Saturday, 31 December 2011

Batwoman, Judge Dredd, The League Of Extraordinary Gentlemen; The Best And Worst Of 2011 (Part 6 0f 6)

In which the blogger concludes his review of 2011, which was begun here, and continued here and here and here and even here. For anyone just popping in by chance, there's a brief recap of how the "best" and "worst" were chosen at the bottom of this page;

               
7. Problem The Seventh:- The Absence of Density, or What Value For Money?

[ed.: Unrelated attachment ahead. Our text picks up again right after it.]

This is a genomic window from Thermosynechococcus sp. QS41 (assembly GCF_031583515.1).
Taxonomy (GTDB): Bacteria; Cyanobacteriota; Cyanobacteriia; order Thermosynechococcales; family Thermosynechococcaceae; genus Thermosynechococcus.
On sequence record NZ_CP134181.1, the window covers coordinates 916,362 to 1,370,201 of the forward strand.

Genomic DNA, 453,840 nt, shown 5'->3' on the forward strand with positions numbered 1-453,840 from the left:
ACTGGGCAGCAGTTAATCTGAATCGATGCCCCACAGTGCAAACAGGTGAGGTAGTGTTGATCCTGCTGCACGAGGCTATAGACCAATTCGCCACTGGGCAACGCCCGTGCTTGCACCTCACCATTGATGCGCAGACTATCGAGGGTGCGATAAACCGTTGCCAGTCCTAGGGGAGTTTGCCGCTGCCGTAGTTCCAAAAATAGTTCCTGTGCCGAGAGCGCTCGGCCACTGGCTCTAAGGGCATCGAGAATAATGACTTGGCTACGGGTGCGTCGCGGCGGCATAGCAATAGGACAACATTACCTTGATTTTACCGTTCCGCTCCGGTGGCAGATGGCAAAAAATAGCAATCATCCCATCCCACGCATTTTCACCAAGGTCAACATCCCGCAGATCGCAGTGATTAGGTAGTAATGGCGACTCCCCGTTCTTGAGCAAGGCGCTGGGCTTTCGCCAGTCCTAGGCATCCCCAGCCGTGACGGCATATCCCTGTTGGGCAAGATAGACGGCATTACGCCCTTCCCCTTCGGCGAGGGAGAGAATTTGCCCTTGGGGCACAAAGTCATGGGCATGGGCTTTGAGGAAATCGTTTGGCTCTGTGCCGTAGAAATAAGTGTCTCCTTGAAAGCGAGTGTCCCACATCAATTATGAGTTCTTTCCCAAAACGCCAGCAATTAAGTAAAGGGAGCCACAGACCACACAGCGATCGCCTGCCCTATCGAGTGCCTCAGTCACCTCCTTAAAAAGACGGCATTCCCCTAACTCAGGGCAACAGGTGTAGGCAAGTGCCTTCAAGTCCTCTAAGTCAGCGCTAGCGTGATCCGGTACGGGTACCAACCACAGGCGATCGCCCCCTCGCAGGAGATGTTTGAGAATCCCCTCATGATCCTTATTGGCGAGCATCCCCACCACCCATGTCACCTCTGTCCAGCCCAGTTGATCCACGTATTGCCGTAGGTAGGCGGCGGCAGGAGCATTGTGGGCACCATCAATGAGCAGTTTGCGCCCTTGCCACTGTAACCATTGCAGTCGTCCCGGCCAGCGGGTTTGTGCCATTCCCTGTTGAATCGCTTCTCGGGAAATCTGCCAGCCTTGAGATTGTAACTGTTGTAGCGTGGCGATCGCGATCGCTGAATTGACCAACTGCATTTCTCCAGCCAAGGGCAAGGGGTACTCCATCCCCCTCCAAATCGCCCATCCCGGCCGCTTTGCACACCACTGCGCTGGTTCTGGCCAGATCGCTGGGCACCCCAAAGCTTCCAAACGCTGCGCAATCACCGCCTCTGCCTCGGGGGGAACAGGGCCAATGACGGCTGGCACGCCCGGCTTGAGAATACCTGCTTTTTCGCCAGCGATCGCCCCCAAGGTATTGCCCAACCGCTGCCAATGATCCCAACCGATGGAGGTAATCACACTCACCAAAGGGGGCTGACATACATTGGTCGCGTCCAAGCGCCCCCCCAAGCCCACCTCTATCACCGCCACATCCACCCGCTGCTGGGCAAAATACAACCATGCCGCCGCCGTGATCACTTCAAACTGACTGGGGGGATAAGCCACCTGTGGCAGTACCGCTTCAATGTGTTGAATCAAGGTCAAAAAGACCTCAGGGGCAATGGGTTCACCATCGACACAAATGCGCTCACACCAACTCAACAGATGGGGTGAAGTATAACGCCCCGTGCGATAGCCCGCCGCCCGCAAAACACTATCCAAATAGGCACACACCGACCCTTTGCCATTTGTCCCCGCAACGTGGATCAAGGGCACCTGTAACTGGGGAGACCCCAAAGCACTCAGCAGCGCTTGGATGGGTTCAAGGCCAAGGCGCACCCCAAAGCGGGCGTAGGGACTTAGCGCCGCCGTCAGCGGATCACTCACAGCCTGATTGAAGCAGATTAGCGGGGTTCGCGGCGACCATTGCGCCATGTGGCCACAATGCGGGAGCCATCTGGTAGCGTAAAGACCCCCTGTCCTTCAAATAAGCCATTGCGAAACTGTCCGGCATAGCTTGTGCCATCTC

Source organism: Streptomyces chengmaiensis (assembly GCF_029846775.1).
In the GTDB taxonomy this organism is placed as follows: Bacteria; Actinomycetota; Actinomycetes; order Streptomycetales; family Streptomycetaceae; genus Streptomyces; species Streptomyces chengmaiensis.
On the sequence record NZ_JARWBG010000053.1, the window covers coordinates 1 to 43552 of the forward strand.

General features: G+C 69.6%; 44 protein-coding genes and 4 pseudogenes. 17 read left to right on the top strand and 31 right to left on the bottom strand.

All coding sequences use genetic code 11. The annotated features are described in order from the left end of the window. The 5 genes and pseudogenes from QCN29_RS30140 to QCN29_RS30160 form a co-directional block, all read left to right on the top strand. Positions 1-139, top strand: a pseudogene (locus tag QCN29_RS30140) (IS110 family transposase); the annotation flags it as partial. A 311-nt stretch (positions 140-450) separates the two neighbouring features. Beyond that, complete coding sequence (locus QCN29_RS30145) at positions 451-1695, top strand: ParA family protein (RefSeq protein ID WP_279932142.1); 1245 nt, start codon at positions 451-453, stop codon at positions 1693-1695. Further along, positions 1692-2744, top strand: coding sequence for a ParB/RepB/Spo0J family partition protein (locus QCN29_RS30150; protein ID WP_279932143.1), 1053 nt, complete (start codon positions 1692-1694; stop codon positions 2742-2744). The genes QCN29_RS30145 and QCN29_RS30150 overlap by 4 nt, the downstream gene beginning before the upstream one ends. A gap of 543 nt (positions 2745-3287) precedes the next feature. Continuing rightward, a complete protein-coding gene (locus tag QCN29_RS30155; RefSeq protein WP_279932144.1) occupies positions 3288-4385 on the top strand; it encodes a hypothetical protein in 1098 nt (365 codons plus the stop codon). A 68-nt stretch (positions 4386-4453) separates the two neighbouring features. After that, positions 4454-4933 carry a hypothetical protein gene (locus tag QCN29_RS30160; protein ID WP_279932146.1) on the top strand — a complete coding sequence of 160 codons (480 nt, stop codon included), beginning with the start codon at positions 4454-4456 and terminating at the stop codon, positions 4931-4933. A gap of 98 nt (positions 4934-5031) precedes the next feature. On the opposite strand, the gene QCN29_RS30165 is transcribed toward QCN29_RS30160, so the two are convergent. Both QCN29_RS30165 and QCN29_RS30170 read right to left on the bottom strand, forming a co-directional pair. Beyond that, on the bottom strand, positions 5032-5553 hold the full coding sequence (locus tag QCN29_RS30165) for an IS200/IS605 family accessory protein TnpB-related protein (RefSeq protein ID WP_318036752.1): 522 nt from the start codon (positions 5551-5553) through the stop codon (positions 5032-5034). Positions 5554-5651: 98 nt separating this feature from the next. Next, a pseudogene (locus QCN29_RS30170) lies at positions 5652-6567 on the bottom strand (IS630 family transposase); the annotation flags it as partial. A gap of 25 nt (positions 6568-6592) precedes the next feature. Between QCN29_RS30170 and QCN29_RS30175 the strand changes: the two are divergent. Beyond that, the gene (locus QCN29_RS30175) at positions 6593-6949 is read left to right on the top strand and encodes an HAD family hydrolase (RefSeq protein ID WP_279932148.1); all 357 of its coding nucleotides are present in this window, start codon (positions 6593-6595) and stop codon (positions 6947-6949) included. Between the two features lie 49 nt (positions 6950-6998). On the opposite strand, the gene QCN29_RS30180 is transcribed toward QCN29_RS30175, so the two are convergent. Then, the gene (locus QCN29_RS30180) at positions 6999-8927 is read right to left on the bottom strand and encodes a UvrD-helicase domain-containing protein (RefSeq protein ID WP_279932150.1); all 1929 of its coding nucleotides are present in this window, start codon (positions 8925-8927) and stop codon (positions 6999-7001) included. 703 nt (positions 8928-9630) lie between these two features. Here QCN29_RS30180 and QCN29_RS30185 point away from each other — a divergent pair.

Time and time again, we run into problems so obvious and so serious that it seems quite literally impossible that they're being largely ignored by the mainstream super-person book. Of these, perhaps the most inexplicable and suicidally harmful is the industry's inability to grasp what might pass for value for money. If there's one quality which characterises all of the comics which have been mentioned so far in this review of 2011, it's the presence of a density of story which rewards the reader's faith rather than seeming to snigger at their gullibility. Nothing - nothing - threatens the fantastical comicbook more than the fact that it's typically such a thin, shallow, and fundamentally stupid product. It's far too ofen a cheat, a con-job, a betrayal not just of the reader, but of the tradition of the Pop super-book itself. With almost three-quarters of a century's worth of comics having gone to press since Action Comics # 1, everybody involved should know what excellence is and how to aspire to achieve it. These things are not, if I might be excused the archaism, rocket science, and yet so many of 2011's comics managed to achieve, after the example of Spinal Tap, such a "selective appeal" that the industry as a whole deserves to share its very own Darwin Award. There are diamonds in the garbage, as Jim Starlin once had his Warlock declare in a damning comment on Marvel's late Seventies output, but it's the overwhelming mass of that garbage and not the few sparkling exceptions sprinkled throughout it which will sink the sub-genre as anything other than raw material for the likes of movies, games, and - presumably - ironic adult underwear.